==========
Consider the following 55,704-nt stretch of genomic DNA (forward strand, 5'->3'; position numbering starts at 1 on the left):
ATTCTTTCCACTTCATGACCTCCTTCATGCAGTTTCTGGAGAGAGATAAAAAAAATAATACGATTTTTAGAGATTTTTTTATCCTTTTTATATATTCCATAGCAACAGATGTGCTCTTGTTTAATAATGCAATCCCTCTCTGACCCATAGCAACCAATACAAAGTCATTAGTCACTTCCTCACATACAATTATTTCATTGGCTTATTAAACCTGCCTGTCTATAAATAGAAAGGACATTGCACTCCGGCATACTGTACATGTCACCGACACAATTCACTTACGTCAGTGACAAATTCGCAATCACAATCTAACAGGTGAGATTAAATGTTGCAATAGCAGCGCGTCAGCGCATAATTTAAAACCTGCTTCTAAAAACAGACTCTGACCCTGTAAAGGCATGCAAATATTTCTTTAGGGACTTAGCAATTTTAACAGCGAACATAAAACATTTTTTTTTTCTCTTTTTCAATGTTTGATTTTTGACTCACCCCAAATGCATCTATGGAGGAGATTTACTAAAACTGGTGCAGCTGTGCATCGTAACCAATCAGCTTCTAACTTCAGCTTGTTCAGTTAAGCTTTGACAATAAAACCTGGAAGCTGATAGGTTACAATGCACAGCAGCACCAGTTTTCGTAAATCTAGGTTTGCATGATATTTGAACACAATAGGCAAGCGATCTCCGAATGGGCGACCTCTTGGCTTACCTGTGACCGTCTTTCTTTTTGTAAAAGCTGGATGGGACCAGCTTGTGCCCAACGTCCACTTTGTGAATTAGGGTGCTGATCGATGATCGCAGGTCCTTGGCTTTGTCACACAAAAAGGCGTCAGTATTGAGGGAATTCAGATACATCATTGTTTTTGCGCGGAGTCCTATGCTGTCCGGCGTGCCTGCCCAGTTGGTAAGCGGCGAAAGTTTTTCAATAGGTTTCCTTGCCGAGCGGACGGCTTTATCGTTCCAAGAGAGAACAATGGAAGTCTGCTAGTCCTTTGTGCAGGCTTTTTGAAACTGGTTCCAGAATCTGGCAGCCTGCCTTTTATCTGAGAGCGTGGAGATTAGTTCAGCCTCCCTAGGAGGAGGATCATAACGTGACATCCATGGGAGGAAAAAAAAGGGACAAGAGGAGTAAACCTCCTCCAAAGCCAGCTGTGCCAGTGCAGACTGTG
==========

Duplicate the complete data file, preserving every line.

Consider the following 55,704-nt stretch of genomic DNA (forward strand, 5'->3'; position numbering starts at 1 on the left):
ATTCTTTCCACTTCATGACCTCCTTCATGCAGTTTCTGGAGAGAGATAAAAAAAATAATACGATTTTTAGAGATTTTTTTATCCTTTTTATATATTCCATAGCAACAGATGTGCTCTTGTTTAATAATGCAATCCCTCTCTGACCCATAGCAACCAATACAAAGTCATTAGTCACTTCCTCACATACAATTATTTCATTGGCTTATTAAACCTGCCTGTCTATAAATAGAAAGGACATTGCACTCCGGCATACTGTACATGTCACCGACACAATTCACTTACGTCAGTGACAAATTCGCAATCACAATCTAACAGGTGAGATTAAATGTTGCAATAGCAGCGCGTCAGCGCATAATTTAAAACCTGCTTCTAAAAACAGACTCTGACCCTGTAAAGGCATGCAAATATTTCTTTAGGGACTTAGCAATTTTAACAGCGAACATAAAACATTTTTTTTTTCTCTTTTTCAATGTTTGATTTTTGACTCACCCCAAATGCATCTATGGAGGAGATTTACTAAAACTGGTGCAGCTGTGCATCGTAACCAATCAGCTTCTAACTTCAGCTTGTTCAGTTAAGCTTTGACAATAAAACCTGGAAGCTGATAGGTTACAATGCACAGCAGCACCAGTTTTCGTAAATCTAGGTTTGCATGATATTTGAACACAATAGGCAAGCGATCTCCGAATGGGCGACCTCTTGGCTTACCTGTGACCGTCTTTCTTTTTGTAAAAGCTGGATGGGACCAGCTTGTGCCCAACGTCCACTTTGTGAATTAGGGTGCTGATCGATGATCGCAGGTCCTTGGCTTTGTCACACAAAAAGGCGTCAGTATTGAGGGAATTCAGATACATCATTGTTTTTGCGCGGAGTCCTATGCTGTCCGGCGTGCCTGCCCAGTTGGTAAGCGGCGAAAGTTTTTCAATAGGTTTCCTTGCCGAGCGGACGGCTTTATCGTTCCAAGAGAGAACAATGGAAGTCTGCTAGTCCTTTGTGCAGGCTTTTTGAAACTGGTTCCAGAATCTGGCAGCCTGCCTTTTATCTGAGAGCGTGGAGATTAGTTCAGCCTCCCTAGGAGGAGGATCATAACGTGACATCCATGGGAGGAAAAAAAAGGGACAAGAGGAGTAAACCTCCTCCAAAGCCAGCTGTGCCAGTGCAGACTGTG